Discover more from Cruel Summer Book Club
Cruel compendium #10 💓
A night in the nation's capital, great advice and following your heart
I’m celebrating a year of writing Cruel Summer Book Club! Some of it’s been cool, a lot of it’s been cruel, but all of it’s been healing. Thank you so much for being here.
Teletherapy, popular in the pandemic, may outlast it by Jeff Wilser. Good news: digital therapy is widely available, often affordable, and works! I’m committing to finding a digital therapist I can afford by September. If you’ve been thinking about starting therapy, take this as a sign that you can find one too!
There’s a divide in even the closest interracial relationships by Ann Friedman and Aminatou Sow. I’ve followed Ann’s work since I was her intern at GOOD magazine back in 2011 (!), and I’ve been a big fan of Aminatou’s for years as well. The long-distance besties, who’ve co-hosted their podcast Call Your Girlfriend for years, wrote a book together that came out this week: Big Friendship. The above link is an excerpt from the book, and explores some of the (often invisible to white people) emotional labor BIPOC navigate in interracial friendships. I already bought the book (which is already a New York Times bestseller), and can’t wait to read it.
Following your heart is the logical thing to do by artist More to That. A comics exploration of applying the cost-benefit ratio to your own life decisions. It comes down to, as always, follow your intuition and passions. There are exciting and even magical benefits behind every good choice you make that you can never anticipate. Go for it!
Feeling stuck? Five tips for managing life transitions by Bruce Feiler. I babysat for Bruce’s twin girls many times over the last eight years, and have huge love for him, his wife, and his girls. His newest book, Life Is in the Transitions: Mastering Change at Any Age, is all about Big Change, aka one of the major themes of this newsletter.
I’m listening to
I spent last Thursday night in Washington, DC. For hours that evening and the following morning, I walked the monuments while listening to the 1619 podcast. If you’re unfamiliar, the New York Times magazine’s 1619 Project explored the history and consequences of slavery in the United States, centering the narrative of Black Americans.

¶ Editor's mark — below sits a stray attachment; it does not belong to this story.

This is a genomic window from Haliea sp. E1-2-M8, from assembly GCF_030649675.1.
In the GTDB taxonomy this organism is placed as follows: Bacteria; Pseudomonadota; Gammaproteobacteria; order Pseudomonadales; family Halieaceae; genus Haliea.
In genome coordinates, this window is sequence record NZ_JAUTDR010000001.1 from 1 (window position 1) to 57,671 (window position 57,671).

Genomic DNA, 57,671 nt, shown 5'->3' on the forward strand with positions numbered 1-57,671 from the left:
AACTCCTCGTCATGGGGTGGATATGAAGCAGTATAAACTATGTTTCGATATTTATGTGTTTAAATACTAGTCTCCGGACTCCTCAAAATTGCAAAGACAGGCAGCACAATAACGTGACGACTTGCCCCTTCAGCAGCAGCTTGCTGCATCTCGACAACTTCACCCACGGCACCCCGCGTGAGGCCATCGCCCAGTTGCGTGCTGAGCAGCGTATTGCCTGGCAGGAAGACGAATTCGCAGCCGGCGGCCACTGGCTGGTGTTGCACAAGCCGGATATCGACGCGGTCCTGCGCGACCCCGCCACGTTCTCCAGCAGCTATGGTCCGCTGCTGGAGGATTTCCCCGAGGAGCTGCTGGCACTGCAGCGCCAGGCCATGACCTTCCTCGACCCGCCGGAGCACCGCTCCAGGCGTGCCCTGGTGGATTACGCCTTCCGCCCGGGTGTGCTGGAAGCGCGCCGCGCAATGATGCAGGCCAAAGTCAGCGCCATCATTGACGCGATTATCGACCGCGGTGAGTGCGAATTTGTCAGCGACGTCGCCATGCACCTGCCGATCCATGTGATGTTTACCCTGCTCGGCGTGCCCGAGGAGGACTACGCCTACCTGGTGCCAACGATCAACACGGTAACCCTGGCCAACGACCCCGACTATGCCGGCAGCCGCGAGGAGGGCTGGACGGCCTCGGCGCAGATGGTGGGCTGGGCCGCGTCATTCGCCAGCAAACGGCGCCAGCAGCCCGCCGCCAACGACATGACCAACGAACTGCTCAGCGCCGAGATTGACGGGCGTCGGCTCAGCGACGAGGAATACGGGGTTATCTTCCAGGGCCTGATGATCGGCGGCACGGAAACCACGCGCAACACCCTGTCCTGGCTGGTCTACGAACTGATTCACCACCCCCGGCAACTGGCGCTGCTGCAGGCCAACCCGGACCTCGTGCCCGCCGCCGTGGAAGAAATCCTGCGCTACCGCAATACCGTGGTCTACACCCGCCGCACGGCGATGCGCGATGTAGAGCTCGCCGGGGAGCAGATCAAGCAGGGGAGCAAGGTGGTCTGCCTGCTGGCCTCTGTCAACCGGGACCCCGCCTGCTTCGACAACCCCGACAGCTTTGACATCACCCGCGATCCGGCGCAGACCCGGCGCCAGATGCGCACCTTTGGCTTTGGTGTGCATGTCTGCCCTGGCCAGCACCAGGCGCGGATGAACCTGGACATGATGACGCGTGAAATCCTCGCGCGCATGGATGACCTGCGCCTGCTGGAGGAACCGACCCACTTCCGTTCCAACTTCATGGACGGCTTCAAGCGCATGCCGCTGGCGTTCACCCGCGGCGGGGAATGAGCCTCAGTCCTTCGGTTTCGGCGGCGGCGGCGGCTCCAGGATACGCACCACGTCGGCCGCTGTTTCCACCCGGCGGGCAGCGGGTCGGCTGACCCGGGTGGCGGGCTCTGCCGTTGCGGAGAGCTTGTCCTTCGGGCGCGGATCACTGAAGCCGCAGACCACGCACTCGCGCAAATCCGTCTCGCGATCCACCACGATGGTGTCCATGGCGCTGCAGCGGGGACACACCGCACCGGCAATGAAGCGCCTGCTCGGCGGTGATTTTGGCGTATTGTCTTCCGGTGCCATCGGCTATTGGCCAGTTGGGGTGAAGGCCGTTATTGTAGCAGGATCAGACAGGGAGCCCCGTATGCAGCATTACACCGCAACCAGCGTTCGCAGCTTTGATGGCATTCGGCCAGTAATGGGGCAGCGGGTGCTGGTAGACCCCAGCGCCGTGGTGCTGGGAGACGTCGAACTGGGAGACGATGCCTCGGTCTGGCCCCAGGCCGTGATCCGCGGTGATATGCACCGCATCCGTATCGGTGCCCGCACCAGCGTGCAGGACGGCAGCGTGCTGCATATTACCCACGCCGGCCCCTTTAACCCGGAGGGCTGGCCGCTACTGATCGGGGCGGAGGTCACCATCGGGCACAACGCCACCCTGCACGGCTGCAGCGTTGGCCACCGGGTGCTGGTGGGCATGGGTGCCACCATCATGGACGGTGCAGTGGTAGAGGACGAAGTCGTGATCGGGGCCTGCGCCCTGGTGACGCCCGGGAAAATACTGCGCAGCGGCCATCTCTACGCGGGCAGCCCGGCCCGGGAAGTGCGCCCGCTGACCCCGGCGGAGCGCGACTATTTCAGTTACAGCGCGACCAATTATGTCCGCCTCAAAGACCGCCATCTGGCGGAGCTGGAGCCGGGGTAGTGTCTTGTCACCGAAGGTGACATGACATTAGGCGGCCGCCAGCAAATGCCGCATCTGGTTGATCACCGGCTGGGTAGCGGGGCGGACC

The six podcast episodes taught me so much about American history and popular culture, including that before the Emancipation Proclamation, Abraham Lincoln met with free Black leaders to talk to them about a plan to send freed Black slaves off to another country.
In Lincoln’s own words from that day, August 14, 1862: “You and we are different races. We have between us a broader difference than exists between almost any other two races. Whether it is right or wrong I need not discuss, but this physical difference is a great disadvantage to us both, as I think your race suffer very greatly, many of them by living among us, while ours suffer from your presence. In a word we suffer on each side. If this is admitted, it affords a reason at least why we should be separated.”
I walked from the White House to the National Mall, taking in the World War II memorial, the Korean War Veterans memorial, FDR’s memorial, and the under-construction memorial to Thomas Jefferson—a slave owner who repeatedly raped his slave Sally Hemings, who had several of his children, whom he also enslaved for many years—and finally by the Martin Luther King, Jr. memorial. I sat on the steps of the Lincoln Memorial as the sun set, watching the Washington Monument change colors in the distance as runners and children climbed the steps near me, and a man with a MAGA hat walked by.
Our nation’s greatest monuments honor all of these white men, while those honoring Black men, or any women, barely exist. The injustices and inequalities of my country are so vast, and so tightly bound together.
It was a starkly different walk around my nation’s capital than I’ve ever experienced before. I have so much to unlearn. I will do the work.
I recently finished reading the eye-opening Me and White Supremacy. If you’re ready to do the work, it’s a great place to start.
Questionable self-care advice
Support I got that you might need to hear
You should know about
I do a lot of interviewing and transcribing for this newsletter, and it’s always been my least favorite part of the work I do. Thankfully, my friend Lia introduced me to Otter.ia. With the desktop or mobile app, you can record meetings which will then be transcribed for you, then you can follow along with the text and audio to make corrections as needed. You can also import audio to be transcribed. I’ve only tried it once, but I’m so relieved to have discovered this tool. I hope it helps you too!
Netflix’s Instant Hotel. The two seasons of this reality show follow “instant hotel” (home vacation renters, aka Airbnb or VRBO) owners to scenic areas of Australia to rate their homes and get into delicious personality squabbles. It’s fun, kind, and a break for the mind.
Anthem of the week
“F2020” by Avenue Beat. I love these Tik Tok cuties, and they nail our collective eight-month-long #mood.
This cheered me up
Thanks for the CSBC birthday wishes in your wonderful newsletter The Tiff Weekly, Tiffany Philippou! This week, Tiffany wrote about the pros and cons of online dating in a pandemic.
Happy Birthday to one of my favourite newsletters Cruel Summer Bookclub! Born out of heartbreak, Jillian Anthony started her wonderful newsletter and now she takes us on a weekly exploration of love and healing and I adore it. “I don’t want to do my healing alone. I want to do it with all of you.”
Thanks for recommending CSBC with such good company, Spencer:
Cruel Summer Book Club is so into you. If you feel the same way, please like this post, share with friends and subscribe!
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